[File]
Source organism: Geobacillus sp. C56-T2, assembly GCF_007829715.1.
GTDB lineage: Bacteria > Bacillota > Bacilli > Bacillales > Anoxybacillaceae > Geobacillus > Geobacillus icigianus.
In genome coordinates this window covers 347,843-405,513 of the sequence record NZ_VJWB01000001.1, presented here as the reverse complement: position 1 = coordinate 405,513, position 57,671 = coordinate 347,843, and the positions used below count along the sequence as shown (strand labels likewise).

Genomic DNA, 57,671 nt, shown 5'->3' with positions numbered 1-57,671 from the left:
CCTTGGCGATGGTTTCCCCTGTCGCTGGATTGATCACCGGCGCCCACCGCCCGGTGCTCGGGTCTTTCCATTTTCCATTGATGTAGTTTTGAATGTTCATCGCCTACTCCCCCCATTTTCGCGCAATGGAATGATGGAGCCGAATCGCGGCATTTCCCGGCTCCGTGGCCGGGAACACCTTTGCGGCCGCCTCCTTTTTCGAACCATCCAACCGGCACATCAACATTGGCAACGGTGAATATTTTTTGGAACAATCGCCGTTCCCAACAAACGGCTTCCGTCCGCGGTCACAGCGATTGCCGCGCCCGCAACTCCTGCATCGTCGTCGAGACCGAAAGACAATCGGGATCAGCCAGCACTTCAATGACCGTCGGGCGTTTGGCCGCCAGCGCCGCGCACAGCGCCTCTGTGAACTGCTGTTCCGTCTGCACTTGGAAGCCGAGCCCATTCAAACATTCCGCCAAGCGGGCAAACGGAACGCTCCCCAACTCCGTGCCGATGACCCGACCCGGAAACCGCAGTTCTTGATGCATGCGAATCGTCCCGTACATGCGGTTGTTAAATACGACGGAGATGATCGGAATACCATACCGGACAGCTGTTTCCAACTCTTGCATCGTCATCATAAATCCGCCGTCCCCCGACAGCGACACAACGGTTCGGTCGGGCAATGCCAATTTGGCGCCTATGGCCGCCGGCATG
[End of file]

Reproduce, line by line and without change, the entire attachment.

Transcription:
Source organism: Geobacillus sp. C56-T2, assembly GCF_007829715.1.
GTDB lineage: Bacteria > Bacillota > Bacilli > Bacillales > Anoxybacillaceae > Geobacillus > Geobacillus icigianus.
In genome coordinates this window covers 347,843-405,513 of the sequence record NZ_VJWB01000001.1, presented here as the reverse complement: position 1 = coordinate 405,513, position 57,671 = coordinate 347,843, and the positions used below count along the sequence as shown (strand labels likewise).

Genomic DNA, 57,671 nt, shown 5'->3' with positions numbered 1-57,671 from the left:
CCTTGGCGATGGTTTCCCCTGTCGCTGGATTGATCACCGGCGCCCACCGCCCGGTGCTCGGGTCTTTCCATTTTCCATTGATGTAGTTTTGAATGTTCATCGCCTACTCCCCCCATTTTCGCGCAATGGAATGATGGAGCCGAATCGCGGCATTTCCCGGCTCCGTGGCCGGGAACACCTTTGCGGCCGCCTCCTTTTTCGAACCATCCAACCGGCACATCAACATTGGCAACGGTGAATATTTTTTGGAACAATCGCCGTTCCCAACAAACGGCTTCCGTCCGCGGTCACAGCGATTGCCGCGCCCGCAACTCCTGCATCGTCGTCGAGACCGAAAGACAATCGGGATCAGCCAGCACTTCAATGACCGTCGGGCGTTTGGCCGCCAGCGCCGCGCACAGCGCCTCTGTGAACTGCTGTTCCGTCTGCACTTGGAAGCCGAGCCCATTCAAACATTCCGCCAAGCGGGCAAACGGAACGCTCCCCAACTCCGTGCCGATGACCCGACCCGGAAACCGCAGTTCTTGATGCATGCGAATCGTCCCGTACATGCGGTTGTTAAATACGACGGAGATGATCGGAATACCATACCGGACAGCTGTTTCCAACTCTTGCATCGTCATCATAAATCCGCCGTCCCCCGACAGCGACACAACGGTTCGGTCGGGCAATGCCAATTTGGCGCCTATGGCCGCCGGCATG